The Switzerland adventures continue today, and we’re heading thirty minutes (by train, of course) north of Thun... to Bern!
The groom – the Swiss native, remember – decided to lead us all on a walking tour of the Swiss capital the day before their wedding, because why not? Fortunately, they blocked off the whole morning and afternoon... unlike the English groom who (erroneously) assumed a bunch of American ducklings could see London in an hour. (That story still makes me giggle.)
So he gathered us early on Friday at the train station, and off we went!
And here’s where we ended up:
Bern is... well, like all of Switzerland, it’s gorgeous. And charming. And quiet! Those street trollies will sneak up on you when you’re not looking. Watch out, dude!
We first headed over to the Bundeshaus, the seat of government in Switzerland. It’s over there!
To get to the Bundeshaus, we had to cut through a street market set up near the Bundesplatz. (Are you saying these German words out loud just for the sheer joy of hearing them? I know I do.)
I also took the time to pose with an outdoor chess set in celebration of the national champion chess team coach (i.e. Mr. P).
And then here we are at the Bundeshaus:
No fences, no guard patrols. Our Swiss guide took great delight in telling us about Switzerland’s seven presidents, who apparently hang out in the bar across the street without bodyguards. You know, if you ever wanted to have a drink with a Swiss president.
But honestly, the best part of the Bundeshaus... is what’s behind it. Let’s go...
Another day – a rainy one, one without photos – I walked with some friends and their expat friends living in Bern along the river down there. We went from their apartment, back near that apartment building in the upper right, to here at the Bundeshaus. It was beautiful, even in the pouring rain!
But from here... that view! Obviously, it was a hotspot for photo sessions within our group.
Then we wandered on to the other sights, like a fancy private home and the famous clock tower...
... and to our next stop, the Münster (Cathedral).
It’s basically impossible to photograph from the plaza in front of it (Münsterplatz! Go ahead, say it out loud!), it’s so dang tall. So... we decided to climb it. All 250 steps!
Wait, sorry, it’s 250 steps to the lower platform. Let’s go up another 100 steps to the upper spire!
Unfortunately it’s super tight on the balcony up there. So you have the choice of photographing the view or people, but not really both at the same time. Oh well!
Once we’d climbed down (successfully avoiding the noon chiming) and walked a ways away, I could finally photograph exactly where I was.
I know exactly what you’re wondering: exactly how much were my thighs burning later? And the answer is so very much. But so worth it!
Next we headed over to see the real-live symbols of Bern:
Although they’re in a bear pit here, they’ve actually got a wide open hillside to frolic around when they’re not in the pit. No worries! Those bears live the good life.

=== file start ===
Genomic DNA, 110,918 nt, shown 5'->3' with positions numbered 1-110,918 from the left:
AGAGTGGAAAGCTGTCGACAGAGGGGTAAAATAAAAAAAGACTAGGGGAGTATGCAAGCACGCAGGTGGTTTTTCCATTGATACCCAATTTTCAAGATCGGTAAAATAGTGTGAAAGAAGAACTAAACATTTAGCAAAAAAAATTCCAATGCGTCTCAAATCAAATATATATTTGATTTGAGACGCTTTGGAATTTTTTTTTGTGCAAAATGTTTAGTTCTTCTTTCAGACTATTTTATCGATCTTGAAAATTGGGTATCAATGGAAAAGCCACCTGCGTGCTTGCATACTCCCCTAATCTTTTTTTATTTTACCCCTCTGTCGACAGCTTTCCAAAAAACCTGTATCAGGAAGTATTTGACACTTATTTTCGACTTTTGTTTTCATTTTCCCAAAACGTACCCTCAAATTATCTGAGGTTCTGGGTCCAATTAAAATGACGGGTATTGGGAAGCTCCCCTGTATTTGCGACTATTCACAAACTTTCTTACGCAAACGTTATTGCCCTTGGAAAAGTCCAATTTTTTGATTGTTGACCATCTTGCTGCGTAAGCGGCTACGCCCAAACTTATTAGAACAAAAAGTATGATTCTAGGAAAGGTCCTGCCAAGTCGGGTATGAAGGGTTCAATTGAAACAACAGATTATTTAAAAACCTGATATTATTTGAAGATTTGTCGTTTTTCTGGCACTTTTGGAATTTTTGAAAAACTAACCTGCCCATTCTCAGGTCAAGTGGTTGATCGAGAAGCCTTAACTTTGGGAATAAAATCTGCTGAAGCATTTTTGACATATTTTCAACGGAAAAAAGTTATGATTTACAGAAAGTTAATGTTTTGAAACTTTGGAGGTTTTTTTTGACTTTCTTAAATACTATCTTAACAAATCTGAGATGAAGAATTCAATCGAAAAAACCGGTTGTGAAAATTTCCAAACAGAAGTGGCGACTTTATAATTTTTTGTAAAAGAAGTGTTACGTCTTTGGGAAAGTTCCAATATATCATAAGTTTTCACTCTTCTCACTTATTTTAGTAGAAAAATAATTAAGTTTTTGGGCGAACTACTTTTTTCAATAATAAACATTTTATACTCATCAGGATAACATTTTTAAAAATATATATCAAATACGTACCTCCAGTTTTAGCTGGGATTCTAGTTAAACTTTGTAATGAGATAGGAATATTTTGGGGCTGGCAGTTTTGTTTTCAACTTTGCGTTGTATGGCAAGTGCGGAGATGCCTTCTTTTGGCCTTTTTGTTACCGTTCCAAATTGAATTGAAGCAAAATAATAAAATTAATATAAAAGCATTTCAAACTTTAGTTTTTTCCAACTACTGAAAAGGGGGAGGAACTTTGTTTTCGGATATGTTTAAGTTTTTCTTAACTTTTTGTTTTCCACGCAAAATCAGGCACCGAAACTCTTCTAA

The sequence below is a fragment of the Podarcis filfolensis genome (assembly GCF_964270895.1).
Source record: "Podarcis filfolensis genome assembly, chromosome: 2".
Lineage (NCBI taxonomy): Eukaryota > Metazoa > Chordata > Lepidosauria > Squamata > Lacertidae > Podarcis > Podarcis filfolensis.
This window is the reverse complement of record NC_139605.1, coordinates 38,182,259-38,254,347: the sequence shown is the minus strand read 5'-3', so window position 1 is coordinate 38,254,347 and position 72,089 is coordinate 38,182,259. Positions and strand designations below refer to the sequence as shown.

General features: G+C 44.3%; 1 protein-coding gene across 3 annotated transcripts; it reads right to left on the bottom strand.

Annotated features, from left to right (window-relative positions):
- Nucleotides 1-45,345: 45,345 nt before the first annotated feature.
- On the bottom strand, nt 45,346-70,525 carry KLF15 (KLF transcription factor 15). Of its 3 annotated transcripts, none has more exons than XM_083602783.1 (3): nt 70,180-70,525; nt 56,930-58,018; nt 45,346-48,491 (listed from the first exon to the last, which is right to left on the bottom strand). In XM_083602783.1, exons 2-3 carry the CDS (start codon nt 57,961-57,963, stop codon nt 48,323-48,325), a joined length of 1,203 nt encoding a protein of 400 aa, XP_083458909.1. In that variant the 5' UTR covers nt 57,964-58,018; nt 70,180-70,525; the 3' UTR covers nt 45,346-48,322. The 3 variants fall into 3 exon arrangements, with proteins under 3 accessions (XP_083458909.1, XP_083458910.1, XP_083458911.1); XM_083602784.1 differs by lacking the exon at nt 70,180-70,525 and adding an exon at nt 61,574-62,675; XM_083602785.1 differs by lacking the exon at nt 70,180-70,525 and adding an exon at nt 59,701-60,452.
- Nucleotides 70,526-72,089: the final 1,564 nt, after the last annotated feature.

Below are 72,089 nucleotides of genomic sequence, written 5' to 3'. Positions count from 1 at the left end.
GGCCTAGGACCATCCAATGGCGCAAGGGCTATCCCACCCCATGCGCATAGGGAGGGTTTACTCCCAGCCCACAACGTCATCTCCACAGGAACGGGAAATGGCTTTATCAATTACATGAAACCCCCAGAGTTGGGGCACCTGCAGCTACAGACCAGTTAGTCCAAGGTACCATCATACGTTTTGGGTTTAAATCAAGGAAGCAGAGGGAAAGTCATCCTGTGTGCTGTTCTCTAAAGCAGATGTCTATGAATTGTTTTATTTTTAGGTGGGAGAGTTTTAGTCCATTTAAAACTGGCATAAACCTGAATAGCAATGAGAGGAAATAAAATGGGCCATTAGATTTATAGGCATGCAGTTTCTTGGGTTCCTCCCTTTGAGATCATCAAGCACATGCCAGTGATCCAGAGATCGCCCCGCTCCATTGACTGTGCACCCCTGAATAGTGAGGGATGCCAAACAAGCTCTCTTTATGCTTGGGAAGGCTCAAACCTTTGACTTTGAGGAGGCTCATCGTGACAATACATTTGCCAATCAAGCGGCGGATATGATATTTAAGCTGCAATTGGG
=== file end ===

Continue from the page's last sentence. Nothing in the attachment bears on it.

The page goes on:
The bears live in front of our lunch stop, which is the old train depot converted into a restaurant... and a brewery. Prost!
After lunch we took a meandering route back toward the train station, taking in the sights along the way.
More than once we saw a neat building and asked our Swiss friend what it was... and he promptly consulted the map/tourist guide he’d picked up at the train station to fill us in. To his credit, it’s been nearly two decades since he lived in Bern, but maybe he shouldn’t quit science to fulfill any tour guide aspirations just yet.
One of the last stops along the way to the station was the home of Albert Einstein, when he worked as a patent clerk and wrote all his famous theories at night.
It’s next to a café for schmucks. Huh.
Our friend kept telling us that the last thing we’d do in Bern was go on top of the train station to see the university. I thought he meant we’d get a nice view of a campus in the distance, like maybe it was too far to walk there, so we’d just see it from the train station. But I misunderstood. The university in Bern is quite literally on top of the train station. Before you assume it’s just a maze of hallways in the upper floor of a building though.... let me show you what the university looks like.
I KNOW. For all beauty of Bern, this is the one thing I can’t stop telling people about. You enter the train station at ground level. You take an elevator four floors up. You step out ONTO GROUND LEVEL. There’s even cars up there. If you don’t believe me, check out a map – you’ll see where the train tracks go into the station, and you’ll see the university right there on top of it.
And then when you’re ready to leave, you get in this glass elevator, go down four floors into the train station. Which is not underground. Have I stressed that enough?
After our Bern adventure, it was wedding rehearsal time – but I’ll have to save that part of the story for another day!